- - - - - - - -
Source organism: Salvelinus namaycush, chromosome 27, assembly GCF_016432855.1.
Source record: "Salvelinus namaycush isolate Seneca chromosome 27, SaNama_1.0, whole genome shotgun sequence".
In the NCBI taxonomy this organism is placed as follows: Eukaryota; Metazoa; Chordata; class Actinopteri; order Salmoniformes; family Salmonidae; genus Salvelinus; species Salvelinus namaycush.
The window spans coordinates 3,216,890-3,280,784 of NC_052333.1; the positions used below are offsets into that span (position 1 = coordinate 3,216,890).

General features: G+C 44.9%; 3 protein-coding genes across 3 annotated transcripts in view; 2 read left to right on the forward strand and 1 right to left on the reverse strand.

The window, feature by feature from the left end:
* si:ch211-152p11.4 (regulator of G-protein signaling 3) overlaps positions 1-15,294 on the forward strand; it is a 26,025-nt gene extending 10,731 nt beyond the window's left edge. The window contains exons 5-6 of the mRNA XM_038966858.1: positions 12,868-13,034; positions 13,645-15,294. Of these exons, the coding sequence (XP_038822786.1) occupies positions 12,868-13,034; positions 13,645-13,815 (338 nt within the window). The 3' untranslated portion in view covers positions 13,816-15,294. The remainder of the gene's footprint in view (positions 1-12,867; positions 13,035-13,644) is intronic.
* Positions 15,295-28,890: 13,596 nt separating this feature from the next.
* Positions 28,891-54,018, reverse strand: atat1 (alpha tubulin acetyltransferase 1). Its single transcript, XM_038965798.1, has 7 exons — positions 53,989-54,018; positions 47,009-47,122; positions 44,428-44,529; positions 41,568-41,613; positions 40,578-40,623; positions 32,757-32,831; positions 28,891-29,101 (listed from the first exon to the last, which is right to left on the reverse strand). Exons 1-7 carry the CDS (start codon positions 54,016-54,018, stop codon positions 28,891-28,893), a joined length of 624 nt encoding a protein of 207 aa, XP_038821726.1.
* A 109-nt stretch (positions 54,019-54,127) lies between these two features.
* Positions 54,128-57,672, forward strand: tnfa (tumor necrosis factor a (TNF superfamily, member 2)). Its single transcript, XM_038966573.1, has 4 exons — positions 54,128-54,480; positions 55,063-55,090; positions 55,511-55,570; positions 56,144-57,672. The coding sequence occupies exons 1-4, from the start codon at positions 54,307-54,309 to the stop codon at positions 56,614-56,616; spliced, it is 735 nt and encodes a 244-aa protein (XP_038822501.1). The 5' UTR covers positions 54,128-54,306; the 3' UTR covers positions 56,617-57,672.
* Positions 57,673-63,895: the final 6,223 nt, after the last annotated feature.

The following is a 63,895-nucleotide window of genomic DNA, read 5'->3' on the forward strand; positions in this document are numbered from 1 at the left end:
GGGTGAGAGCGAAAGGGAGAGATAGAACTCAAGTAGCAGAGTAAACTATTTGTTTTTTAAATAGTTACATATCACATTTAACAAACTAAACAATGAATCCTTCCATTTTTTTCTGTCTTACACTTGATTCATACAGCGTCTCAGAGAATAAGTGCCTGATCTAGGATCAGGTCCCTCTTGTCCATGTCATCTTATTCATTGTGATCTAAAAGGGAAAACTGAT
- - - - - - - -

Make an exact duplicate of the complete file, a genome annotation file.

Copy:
Source organism: Salvelinus namaycush, chromosome 27, assembly GCF_016432855.1.
Source record: "Salvelinus namaycush isolate Seneca chromosome 27, SaNama_1.0, whole genome shotgun sequence".
In the NCBI taxonomy this organism is placed as follows: Eukaryota; Metazoa; Chordata; class Actinopteri; order Salmoniformes; family Salmonidae; genus Salvelinus; species Salvelinus namaycush.
The window spans coordinates 3,216,890-3,280,784 of NC_052333.1; the positions used below are offsets into that span (position 1 = coordinate 3,216,890).

General features: G+C 44.9%; 3 protein-coding genes across 3 annotated transcripts in view; 2 read left to right on the forward strand and 1 right to left on the reverse strand.

The window, feature by feature from the left end:
* si:ch211-152p11.4 (regulator of G-protein signaling 3) overlaps positions 1-15,294 on the forward strand; it is a 26,025-nt gene extending 10,731 nt beyond the window's left edge. The window contains exons 5-6 of the mRNA XM_038966858.1: positions 12,868-13,034; positions 13,645-15,294. Of these exons, the coding sequence (XP_038822786.1) occupies positions 12,868-13,034; positions 13,645-13,815 (338 nt within the window). The 3' untranslated portion in view covers positions 13,816-15,294. The remainder of the gene's footprint in view (positions 1-12,867; positions 13,035-13,644) is intronic.
* Positions 15,295-28,890: 13,596 nt separating this feature from the next.
* Positions 28,891-54,018, reverse strand: atat1 (alpha tubulin acetyltransferase 1). Its single transcript, XM_038965798.1, has 7 exons — positions 53,989-54,018; positions 47,009-47,122; positions 44,428-44,529; positions 41,568-41,613; positions 40,578-40,623; positions 32,757-32,831; positions 28,891-29,101 (listed from the first exon to the last, which is right to left on the reverse strand). Exons 1-7 carry the CDS (start codon positions 54,016-54,018, stop codon positions 28,891-28,893), a joined length of 624 nt encoding a protein of 207 aa, XP_038821726.1.
* A 109-nt stretch (positions 54,019-54,127) lies between these two features.
* Positions 54,128-57,672, forward strand: tnfa (tumor necrosis factor a (TNF superfamily, member 2)). Its single transcript, XM_038966573.1, has 4 exons — positions 54,128-54,480; positions 55,063-55,090; positions 55,511-55,570; positions 56,144-57,672. The coding sequence occupies exons 1-4, from the start codon at positions 54,307-54,309 to the stop codon at positions 56,614-56,616; spliced, it is 735 nt and encodes a 244-aa protein (XP_038822501.1). The 5' UTR covers positions 54,128-54,306; the 3' UTR covers positions 56,617-57,672.
* Positions 57,673-63,895: the final 6,223 nt, after the last annotated feature.

The following is a 63,895-nucleotide window of genomic DNA, read 5'->3' on the forward strand; positions in this document are numbered from 1 at the left end:
GGGTGAGAGCGAAAGGGAGAGATAGAACTCAAGTAGCAGAGTAAACTATTTGTTTTTTAAATAGTTACATATCACATTTAACAAACTAAACAATGAATCCTTCCATTTTTTTCTGTCTTACACTTGATTCATACAGCGTCTCAGAGAATAAGTGCCTGATCTAGGATCAGGTCCCTCTTGTCCATGTCATCTTATTCATTGTGATCTAAAAGGGAAAACTGAT